When a woman is in perimenopause — the years leading up to menopause — her body starts making less estrogen. Decreasing estrogen levels can contribute to a condition called osteoporosis.
What Is Osteoporosis?
Osteoporosis is the loss of bone mass — bones become thinner and less dense. Bone loss naturally begins around age 30.
Decreasing levels of estrogen after menopause can make bone loss worse. Women with thin bones are at increased risk of broken bones. In older women, hip fracture due to osteoporosis can be fatal.
Who Is At Risk for Osteoporosis?
Any woman can get osteoporosis. Women with the highest risk of osteoporosis
- don't get enough exercise
- have a diet high in alcohol, caffeine, or protein
- have a diet low in calcium and vitamin D
- have early menopause
- have a family history of osteoporosis
- have certain hormonal conditions, such as Cushing's disease, diabetes, or hyperthyroidism
- take thyroid or cortisone medications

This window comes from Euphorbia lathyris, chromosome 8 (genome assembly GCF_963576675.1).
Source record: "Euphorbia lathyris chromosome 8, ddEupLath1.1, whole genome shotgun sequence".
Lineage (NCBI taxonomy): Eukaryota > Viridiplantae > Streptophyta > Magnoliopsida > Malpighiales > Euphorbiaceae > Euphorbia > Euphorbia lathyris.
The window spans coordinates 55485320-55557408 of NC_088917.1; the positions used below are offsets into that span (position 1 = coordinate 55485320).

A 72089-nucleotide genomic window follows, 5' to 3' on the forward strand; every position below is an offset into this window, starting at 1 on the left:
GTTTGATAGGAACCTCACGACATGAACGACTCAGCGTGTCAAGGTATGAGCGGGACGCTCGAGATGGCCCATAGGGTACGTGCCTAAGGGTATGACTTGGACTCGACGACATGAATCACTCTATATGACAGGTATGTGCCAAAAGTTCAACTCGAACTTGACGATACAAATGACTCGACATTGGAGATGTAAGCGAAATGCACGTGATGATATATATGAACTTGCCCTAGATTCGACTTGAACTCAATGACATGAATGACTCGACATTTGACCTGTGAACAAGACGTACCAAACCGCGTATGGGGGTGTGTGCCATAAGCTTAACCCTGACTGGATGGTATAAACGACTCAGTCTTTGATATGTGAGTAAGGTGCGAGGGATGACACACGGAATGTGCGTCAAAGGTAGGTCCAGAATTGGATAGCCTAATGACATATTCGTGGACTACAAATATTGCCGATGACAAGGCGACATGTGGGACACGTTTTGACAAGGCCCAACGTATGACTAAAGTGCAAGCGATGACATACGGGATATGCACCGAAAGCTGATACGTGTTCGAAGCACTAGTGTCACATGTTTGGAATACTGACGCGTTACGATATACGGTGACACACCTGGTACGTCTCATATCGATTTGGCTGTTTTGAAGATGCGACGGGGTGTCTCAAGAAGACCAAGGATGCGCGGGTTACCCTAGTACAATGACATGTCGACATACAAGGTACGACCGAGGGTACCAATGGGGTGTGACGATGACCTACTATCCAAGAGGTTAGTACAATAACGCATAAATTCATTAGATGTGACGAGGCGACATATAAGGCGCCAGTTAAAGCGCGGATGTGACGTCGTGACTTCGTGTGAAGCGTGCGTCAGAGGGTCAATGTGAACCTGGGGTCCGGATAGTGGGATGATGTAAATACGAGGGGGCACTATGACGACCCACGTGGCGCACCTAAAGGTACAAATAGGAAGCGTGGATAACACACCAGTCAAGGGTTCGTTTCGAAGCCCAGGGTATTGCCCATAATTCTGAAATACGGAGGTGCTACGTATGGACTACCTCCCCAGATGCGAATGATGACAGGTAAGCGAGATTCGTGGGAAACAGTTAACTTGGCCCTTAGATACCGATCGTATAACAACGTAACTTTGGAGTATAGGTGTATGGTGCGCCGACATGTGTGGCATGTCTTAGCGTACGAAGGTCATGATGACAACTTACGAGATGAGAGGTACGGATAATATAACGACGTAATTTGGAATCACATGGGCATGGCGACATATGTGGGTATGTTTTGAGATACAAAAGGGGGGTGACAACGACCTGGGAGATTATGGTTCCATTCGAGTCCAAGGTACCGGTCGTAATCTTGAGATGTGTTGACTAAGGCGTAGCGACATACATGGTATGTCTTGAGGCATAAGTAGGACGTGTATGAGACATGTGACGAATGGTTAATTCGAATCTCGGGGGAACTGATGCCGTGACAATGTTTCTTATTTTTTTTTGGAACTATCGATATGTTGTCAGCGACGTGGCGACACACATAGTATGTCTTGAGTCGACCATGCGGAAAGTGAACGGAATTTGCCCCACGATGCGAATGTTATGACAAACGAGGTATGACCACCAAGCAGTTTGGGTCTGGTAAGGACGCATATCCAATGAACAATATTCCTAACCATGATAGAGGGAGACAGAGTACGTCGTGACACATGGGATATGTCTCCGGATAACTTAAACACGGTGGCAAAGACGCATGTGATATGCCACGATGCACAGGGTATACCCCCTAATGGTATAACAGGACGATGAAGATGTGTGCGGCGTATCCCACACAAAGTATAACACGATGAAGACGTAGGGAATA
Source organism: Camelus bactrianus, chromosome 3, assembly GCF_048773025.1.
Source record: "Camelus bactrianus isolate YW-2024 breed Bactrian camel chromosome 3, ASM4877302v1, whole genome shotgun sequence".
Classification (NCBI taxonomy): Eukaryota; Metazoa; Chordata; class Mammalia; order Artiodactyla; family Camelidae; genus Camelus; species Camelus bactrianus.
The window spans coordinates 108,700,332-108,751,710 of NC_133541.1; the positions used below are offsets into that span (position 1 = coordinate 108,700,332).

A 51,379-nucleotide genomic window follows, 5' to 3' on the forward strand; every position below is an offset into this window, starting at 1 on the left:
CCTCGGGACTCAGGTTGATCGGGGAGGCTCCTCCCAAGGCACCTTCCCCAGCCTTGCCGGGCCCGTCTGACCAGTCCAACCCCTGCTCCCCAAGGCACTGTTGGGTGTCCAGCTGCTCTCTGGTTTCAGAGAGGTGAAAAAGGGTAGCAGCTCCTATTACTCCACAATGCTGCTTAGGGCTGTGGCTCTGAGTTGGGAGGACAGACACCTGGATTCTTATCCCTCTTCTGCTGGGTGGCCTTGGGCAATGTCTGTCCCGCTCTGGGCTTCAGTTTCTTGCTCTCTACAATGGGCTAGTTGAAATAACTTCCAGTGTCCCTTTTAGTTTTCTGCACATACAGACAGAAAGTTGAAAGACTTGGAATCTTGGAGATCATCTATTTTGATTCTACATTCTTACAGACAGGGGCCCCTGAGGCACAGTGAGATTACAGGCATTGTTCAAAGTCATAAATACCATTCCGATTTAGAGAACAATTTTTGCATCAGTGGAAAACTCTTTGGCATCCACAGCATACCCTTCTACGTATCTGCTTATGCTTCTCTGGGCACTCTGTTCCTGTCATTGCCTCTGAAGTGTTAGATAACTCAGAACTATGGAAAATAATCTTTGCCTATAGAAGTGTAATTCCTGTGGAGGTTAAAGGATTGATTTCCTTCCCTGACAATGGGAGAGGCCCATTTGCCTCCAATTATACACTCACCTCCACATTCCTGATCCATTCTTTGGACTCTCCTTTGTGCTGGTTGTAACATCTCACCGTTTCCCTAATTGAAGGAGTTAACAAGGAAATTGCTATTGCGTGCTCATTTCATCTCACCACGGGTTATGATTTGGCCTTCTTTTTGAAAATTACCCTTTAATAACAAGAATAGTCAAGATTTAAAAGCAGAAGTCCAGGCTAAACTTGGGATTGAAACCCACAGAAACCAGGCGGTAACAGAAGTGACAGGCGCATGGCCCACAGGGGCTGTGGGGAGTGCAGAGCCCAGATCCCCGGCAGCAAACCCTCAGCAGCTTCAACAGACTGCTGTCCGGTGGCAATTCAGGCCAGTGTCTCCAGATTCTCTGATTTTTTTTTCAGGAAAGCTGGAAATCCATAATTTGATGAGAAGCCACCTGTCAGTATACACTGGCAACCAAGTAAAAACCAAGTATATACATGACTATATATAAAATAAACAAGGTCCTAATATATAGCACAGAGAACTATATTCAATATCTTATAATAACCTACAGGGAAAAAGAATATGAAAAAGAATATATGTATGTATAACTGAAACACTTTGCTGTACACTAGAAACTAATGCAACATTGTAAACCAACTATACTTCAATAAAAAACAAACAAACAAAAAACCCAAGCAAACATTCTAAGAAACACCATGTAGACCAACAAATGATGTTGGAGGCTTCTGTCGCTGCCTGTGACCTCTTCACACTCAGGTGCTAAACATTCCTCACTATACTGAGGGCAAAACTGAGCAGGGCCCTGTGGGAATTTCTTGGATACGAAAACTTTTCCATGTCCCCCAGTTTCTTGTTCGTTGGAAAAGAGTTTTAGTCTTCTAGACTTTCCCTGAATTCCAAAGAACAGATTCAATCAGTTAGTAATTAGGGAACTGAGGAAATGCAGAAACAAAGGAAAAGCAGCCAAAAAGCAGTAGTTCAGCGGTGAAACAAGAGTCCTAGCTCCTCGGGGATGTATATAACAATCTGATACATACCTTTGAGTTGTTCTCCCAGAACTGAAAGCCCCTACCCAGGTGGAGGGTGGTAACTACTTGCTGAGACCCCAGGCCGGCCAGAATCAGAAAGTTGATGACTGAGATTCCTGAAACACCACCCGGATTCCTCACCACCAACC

- weigh less than average for their height
Osteoporosis shows no symptoms in the early stages. Ask your health care provider to do a bone density test during perimenopause if you have any of the risk factors listed above. Bone density testing is recommended following menopause.
Can I Prevent Osteoporosis?
It isn't likely that you can prevent bone loss completely, but you can lessen its effects. It is a great idea for women of all ages to build bone mass. Walking, running, and weightlifting are good exercises to build bone mass. You should also get enough calcium and vitamin D. Women younger than 50 should take at least 1,000 mg of calcium and 400–800 IU of vitamin D every day. Women 50 and older should take 1,200 mg of calcium and 1,000 IU of vitamin D every day.
Women over 65 should boost their intake of calcium to 1,500 mg. No single dose of calcium should be more than 500 mg.
Where Can I Find More Information About Osteoporosis?
For bone-density information, testing, and physician referrals, check out The National Osteoporosis Foundation.